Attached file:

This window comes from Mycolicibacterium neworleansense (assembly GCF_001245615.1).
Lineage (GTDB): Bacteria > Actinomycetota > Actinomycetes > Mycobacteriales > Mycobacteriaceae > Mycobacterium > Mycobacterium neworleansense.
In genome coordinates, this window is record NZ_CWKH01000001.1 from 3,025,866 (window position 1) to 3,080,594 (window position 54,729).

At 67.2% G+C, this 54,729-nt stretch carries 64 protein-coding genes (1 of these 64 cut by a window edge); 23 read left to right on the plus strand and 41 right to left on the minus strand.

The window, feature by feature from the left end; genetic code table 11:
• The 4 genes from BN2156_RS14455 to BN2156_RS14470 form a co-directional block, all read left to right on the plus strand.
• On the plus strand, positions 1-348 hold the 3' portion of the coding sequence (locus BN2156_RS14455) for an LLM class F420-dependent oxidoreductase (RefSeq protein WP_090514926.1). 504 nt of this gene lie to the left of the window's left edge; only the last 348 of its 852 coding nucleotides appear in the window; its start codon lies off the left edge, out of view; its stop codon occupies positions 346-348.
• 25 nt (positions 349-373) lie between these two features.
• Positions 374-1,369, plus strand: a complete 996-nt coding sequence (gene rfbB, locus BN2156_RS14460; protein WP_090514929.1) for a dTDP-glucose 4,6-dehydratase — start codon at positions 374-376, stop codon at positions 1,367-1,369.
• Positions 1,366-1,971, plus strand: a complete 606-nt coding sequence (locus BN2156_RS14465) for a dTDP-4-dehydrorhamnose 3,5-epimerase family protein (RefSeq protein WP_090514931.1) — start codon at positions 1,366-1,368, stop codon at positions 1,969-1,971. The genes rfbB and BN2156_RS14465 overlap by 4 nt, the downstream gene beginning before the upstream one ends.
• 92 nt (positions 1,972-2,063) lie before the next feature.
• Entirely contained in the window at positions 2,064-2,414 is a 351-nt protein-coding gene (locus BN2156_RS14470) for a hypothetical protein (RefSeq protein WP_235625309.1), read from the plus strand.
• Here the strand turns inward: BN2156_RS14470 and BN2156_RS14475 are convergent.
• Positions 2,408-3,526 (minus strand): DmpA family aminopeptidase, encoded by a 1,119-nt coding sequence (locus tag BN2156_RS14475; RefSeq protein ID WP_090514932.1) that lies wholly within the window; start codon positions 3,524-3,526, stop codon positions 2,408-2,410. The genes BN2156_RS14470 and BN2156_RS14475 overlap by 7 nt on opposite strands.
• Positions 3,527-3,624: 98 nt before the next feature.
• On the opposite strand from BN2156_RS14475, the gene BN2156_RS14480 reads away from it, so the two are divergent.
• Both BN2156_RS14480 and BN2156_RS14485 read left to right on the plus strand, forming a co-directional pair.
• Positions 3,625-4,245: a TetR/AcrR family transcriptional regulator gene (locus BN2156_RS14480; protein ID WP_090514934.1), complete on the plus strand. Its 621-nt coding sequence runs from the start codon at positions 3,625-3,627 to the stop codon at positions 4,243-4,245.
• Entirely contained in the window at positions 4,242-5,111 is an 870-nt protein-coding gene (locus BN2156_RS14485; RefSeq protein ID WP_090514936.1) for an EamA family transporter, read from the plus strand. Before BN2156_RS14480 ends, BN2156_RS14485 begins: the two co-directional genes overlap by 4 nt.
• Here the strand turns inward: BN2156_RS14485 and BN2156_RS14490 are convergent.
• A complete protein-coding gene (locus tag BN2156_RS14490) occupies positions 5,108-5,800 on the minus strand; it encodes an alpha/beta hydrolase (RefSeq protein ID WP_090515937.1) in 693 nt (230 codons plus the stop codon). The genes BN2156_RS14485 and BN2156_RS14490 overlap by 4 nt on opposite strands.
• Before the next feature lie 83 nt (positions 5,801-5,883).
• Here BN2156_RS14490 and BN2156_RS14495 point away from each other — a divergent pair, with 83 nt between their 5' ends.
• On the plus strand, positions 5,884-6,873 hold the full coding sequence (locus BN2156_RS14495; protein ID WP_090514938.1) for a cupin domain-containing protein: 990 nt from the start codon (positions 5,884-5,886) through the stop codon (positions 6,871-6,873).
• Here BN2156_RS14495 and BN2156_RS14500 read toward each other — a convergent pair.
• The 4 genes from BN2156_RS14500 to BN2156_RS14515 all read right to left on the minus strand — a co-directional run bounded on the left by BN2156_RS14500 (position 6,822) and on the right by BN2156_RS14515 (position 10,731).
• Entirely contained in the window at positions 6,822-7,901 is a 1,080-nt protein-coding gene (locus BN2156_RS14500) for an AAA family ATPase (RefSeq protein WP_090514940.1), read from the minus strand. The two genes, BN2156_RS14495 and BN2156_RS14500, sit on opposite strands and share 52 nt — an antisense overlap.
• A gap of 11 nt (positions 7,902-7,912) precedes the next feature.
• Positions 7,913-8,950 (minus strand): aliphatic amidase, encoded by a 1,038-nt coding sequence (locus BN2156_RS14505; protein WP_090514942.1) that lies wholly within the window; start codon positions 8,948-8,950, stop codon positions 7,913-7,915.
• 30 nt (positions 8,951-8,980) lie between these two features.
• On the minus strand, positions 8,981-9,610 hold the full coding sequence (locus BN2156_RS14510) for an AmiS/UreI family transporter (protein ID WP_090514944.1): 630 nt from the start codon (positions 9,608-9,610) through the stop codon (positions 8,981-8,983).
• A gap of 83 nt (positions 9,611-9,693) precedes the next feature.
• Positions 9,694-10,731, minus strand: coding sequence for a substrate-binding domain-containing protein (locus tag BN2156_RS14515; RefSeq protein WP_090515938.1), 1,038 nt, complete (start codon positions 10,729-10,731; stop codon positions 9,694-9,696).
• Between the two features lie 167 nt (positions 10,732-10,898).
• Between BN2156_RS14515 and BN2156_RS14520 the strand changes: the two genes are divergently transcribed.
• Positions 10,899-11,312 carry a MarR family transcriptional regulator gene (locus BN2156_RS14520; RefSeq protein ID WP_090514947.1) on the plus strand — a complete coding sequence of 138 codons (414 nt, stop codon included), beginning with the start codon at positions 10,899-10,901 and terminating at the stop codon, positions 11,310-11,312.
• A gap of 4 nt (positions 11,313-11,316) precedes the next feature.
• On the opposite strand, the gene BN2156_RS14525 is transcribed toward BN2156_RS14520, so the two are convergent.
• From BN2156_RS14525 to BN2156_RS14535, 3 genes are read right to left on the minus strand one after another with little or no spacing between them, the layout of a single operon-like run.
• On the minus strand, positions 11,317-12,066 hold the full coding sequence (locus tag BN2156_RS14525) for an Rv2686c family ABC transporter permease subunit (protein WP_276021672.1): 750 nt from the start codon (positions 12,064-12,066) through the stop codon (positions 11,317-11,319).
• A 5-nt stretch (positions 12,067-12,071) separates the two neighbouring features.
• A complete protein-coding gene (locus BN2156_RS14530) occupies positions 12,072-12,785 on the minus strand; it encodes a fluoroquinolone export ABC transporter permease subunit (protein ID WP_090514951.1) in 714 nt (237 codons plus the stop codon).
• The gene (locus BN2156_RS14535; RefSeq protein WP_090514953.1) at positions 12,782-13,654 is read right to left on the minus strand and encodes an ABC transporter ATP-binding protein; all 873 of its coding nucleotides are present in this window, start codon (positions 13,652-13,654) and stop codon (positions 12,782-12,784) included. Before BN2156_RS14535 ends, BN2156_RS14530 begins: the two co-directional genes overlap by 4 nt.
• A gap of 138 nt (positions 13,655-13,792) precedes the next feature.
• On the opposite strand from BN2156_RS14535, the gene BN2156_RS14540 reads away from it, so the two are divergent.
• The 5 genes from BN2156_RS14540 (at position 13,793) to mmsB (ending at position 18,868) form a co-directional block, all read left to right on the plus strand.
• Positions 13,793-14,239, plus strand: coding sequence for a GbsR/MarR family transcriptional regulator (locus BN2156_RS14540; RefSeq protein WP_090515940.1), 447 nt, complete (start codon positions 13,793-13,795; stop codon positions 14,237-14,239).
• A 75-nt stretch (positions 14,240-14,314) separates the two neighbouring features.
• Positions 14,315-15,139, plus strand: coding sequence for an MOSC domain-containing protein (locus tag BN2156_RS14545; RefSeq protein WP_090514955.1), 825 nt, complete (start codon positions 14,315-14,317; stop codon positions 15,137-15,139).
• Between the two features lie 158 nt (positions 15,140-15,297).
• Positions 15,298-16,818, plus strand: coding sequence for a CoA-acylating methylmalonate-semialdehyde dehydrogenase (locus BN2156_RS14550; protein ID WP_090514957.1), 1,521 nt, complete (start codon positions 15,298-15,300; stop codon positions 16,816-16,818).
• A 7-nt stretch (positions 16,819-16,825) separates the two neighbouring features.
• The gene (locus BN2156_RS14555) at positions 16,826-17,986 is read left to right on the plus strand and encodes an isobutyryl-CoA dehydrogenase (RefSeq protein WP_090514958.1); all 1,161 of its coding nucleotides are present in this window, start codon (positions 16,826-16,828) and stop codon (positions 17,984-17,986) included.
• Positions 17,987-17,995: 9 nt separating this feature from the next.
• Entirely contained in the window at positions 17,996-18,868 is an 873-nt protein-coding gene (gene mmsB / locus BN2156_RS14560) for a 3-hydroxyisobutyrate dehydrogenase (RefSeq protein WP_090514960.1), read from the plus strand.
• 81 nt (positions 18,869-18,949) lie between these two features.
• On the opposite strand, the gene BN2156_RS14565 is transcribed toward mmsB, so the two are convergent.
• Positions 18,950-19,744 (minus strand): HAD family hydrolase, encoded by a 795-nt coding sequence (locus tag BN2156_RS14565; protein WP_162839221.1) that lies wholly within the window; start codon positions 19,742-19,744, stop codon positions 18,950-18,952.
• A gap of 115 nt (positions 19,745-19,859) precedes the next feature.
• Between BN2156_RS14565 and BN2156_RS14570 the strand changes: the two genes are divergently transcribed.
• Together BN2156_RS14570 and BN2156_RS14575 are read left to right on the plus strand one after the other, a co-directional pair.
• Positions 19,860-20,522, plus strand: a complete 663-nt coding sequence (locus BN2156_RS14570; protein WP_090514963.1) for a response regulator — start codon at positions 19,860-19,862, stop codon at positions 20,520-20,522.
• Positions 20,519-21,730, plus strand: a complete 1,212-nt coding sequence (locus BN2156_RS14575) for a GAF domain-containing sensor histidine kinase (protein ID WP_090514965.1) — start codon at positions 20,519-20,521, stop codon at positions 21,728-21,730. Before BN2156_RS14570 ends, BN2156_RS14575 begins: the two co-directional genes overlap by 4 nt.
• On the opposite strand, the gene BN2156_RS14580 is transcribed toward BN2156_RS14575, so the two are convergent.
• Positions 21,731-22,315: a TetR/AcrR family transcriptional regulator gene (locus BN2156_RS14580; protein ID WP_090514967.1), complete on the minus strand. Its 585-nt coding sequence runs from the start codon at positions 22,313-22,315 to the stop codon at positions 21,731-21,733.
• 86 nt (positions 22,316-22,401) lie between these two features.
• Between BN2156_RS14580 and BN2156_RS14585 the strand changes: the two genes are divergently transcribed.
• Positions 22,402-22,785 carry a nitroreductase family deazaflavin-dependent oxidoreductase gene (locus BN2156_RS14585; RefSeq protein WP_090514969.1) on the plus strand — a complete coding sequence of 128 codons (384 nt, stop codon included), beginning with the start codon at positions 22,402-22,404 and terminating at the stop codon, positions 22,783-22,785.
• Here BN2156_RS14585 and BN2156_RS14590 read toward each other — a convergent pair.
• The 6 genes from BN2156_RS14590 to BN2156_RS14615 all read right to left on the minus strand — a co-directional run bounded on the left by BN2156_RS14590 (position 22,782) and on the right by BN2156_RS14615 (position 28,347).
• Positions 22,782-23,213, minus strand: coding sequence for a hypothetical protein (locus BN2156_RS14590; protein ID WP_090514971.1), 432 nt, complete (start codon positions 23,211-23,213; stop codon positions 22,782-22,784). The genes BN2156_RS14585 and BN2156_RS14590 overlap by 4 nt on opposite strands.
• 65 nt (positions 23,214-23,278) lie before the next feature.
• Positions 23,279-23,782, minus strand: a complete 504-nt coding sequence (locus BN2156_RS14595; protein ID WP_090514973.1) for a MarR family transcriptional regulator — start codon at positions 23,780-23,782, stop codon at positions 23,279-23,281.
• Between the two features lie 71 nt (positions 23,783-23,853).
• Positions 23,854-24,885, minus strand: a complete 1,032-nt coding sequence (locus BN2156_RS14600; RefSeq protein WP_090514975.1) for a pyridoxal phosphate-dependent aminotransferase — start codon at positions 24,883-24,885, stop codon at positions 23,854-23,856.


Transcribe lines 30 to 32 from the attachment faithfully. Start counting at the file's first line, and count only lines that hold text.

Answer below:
• 30 nt (positions 8,951-8,980) lie between these two features.
• On the minus strand, positions 8,981-9,610 hold the full coding sequence (locus BN2156_RS14510) for an AmiS/UreI family transporter (protein ID WP_090514944.1): 630 nt from the start codon (positions 9,608-9,610) through the stop codon (positions 8,981-8,983).
• A gap of 83 nt (positions 9,611-9,693) precedes the next feature.